Friday, 17 June 2011

Bread: Here's one I made earlier . . .

Good honest home made bread. . . .

Below - this Cheese loaf rose beautifully. My son will say that's because HE knocked it back. His style is . . . rough and ready! - but punching and pummelling the dough does seem to work and the best-risen loaves are the ones he's had a hand in making! Just think of the dough as your worst enemy and take out all your angst : )

First of all, Dartford Warber asked for a recipe for a pizza base. I generally just make white bread dough, and break off a piece and roll it out, but if you just want to make pizza, here is the recipe:

8 oz (225 g) strong plain flour
1/2 level teaspoon salt
1/2 oz (15 g) margarine or a dessert-spoon of olive oil
1/2 oz (15 g) fresh yeast
1/4 pint (150 ml) warm water
Cooking oil, for brushing

Sift the flour and salt into a large mixing bowl. Rub in the fat. Blend the yeast with the water and mix into the flour to make a dough. Put the dough on a lightly-floured worktop and knead until smooth. Cover and leave in a warm place until doubled in size.

Knead the risen dough again and roll out into a long narrow strip. Brush with oil, then roll it up, just like a Swiss roll. Roll out flat again and repeat the rolling-up, without oil. Now roll out the dough to a large circle, about 1/4" (0.5 cm) thick.

Put the dough on a large greased baking sheet (I have a nice circular pizza pan with a holey bottom, to give a crisper base). Brush with oil and add the topping of your choice. Turn on oven to 425 deg. F (220 deg. C) Mark 7. Leave pizza to rise in a warm place until oven reaches temperature and then cook for 20 mins. Now turn down oven to moderate 350 deg. F (180 deg. C) Mark 4 and cook for another 15 to 20 mins. (PERSONALLY, I just break a bit off my bread dough, roll out, bung on the greased tray, put the topping on and let it sit whilst the oven's warming and then cook for 20 mins. Ahem, and mine is normally a . . . robust . . . base. Not thin and interesting, but DEEP base!!! I have a badly-behaved Fan oven though and have to usually cook for LESS time than is advised. 40 mins in my oven would reduce this to charcoal.)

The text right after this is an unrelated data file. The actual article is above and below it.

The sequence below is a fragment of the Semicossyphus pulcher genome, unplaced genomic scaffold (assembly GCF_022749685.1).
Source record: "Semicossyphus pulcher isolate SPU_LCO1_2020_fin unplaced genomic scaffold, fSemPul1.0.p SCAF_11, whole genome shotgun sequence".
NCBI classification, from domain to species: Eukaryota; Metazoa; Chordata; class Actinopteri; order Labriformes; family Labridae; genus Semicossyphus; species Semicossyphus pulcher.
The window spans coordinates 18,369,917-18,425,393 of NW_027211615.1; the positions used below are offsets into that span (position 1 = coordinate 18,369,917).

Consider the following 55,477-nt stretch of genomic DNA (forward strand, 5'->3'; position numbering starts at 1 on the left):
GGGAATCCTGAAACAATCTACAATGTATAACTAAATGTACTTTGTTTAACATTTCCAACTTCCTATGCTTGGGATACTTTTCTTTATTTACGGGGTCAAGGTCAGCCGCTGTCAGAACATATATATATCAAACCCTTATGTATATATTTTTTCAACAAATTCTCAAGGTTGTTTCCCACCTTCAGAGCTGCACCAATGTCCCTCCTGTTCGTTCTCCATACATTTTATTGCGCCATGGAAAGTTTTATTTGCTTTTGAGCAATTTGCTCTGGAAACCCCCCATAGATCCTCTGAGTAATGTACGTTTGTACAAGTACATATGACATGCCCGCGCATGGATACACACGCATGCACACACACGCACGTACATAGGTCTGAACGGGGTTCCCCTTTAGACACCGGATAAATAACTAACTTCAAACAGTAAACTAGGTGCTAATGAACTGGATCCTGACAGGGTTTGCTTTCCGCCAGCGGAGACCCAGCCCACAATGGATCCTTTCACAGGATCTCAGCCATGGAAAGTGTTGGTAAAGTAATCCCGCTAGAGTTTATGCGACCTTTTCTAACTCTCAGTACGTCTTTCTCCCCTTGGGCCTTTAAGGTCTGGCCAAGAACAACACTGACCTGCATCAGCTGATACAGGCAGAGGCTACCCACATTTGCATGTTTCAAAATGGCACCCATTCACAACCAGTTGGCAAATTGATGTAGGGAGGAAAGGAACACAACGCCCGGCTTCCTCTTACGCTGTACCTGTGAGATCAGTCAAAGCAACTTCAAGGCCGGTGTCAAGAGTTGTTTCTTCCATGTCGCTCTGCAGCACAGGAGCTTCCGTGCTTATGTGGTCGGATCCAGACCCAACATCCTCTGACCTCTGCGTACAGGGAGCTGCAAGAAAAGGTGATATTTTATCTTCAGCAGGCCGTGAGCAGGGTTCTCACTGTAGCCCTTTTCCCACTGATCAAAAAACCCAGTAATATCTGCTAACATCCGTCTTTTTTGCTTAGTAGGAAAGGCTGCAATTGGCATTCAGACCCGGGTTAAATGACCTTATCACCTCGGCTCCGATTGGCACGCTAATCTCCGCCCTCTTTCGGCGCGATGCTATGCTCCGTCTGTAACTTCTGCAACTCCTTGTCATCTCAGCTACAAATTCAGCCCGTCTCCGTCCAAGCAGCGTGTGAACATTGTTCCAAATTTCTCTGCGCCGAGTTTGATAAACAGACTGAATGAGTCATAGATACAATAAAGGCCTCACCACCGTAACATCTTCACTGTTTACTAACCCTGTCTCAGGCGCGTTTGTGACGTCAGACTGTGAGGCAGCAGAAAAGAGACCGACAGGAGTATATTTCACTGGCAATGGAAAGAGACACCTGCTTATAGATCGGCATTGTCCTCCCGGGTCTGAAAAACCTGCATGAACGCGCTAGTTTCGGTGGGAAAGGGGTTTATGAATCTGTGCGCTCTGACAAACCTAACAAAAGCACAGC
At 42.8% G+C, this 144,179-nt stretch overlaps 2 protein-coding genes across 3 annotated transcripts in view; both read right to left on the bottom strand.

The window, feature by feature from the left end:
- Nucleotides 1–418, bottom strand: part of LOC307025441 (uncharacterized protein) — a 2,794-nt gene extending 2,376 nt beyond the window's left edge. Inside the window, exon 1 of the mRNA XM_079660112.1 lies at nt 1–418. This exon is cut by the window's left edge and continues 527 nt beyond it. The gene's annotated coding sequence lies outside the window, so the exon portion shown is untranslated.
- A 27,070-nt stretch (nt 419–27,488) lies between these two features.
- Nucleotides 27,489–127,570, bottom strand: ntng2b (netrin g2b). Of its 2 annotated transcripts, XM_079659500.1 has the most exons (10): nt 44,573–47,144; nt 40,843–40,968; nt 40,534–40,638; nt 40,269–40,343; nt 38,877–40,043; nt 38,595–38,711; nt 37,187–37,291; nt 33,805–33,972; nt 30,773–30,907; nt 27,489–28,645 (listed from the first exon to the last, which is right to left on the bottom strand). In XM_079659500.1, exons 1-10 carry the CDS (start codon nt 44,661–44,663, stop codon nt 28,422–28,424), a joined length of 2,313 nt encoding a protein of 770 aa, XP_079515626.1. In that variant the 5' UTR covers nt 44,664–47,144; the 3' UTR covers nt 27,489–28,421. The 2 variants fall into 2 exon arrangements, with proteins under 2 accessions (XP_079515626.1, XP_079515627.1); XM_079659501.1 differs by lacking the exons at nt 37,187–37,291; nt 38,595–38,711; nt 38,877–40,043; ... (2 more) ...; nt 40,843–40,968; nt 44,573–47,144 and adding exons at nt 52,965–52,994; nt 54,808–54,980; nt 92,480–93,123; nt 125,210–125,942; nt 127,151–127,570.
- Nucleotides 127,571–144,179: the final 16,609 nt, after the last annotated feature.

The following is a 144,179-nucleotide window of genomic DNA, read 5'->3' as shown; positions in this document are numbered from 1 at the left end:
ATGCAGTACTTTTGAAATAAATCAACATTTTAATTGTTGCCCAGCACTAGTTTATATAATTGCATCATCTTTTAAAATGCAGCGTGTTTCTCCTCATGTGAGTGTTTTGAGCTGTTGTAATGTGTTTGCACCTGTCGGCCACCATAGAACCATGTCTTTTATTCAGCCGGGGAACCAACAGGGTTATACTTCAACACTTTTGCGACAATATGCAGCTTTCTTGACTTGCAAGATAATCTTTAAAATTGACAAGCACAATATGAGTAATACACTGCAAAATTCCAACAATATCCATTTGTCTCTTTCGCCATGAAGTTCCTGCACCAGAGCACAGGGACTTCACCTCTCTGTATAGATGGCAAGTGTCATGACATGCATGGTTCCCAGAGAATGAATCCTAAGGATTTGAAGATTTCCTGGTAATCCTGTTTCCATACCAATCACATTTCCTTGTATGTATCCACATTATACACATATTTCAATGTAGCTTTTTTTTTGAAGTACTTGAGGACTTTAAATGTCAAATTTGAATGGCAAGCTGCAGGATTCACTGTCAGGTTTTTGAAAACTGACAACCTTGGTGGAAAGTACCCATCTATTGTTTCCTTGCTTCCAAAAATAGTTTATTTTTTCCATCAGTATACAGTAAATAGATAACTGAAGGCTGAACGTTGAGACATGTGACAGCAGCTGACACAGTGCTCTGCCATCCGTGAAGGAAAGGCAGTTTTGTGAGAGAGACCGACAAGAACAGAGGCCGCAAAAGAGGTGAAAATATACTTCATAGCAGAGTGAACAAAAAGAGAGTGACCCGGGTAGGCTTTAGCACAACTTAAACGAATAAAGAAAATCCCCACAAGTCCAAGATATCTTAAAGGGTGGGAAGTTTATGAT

Sorry there's no illustration, but I don't know which of my hundred or two folders the piccy's IN.


This is something I make regularly, but be warned - it won't last 5 minutes! and you will be badgered to make MORE!

1 lb (450 g) strong plain flour
2 level teaspoons salt
1 level teaspoon English mustard powder
Pinch of pepper
6 oz (175 g) strong Cheddar cheese, finely grated
1/2 oz fresh yeast
1/2 pint (300 ml) warm milk

Grease 2 x 1 lb (450g ) loaf tins (personally, I just use a 2 lb loaf tin and have done with it). Sift the flour into a large mixing bowl with the salt, mustard and pepper. Mix in most of the cheese.

Blend the yeast with the warm milk and pour into the flour. Mix to make a dough. Put the dough on a lightly-floured worktop and knead for 10 mins. Cover dough and leave to rise in a warm place until doubled in size.

Give the risen dough another kneading, then shape and fit into the tins. Cover and leave in a warm place until the dough rises to the top of the tins.

About 15 mins before the end of rising time, turn on oven, set at moderate, 375 deg. F (190 deg. C) Mark 5. Sprinkle the rest of the cheese on the tops of the loaves. Bake in the centre ofo the preheated oven for 30 - 35 mins or until golden brown. Turn out to cool on a wire rack.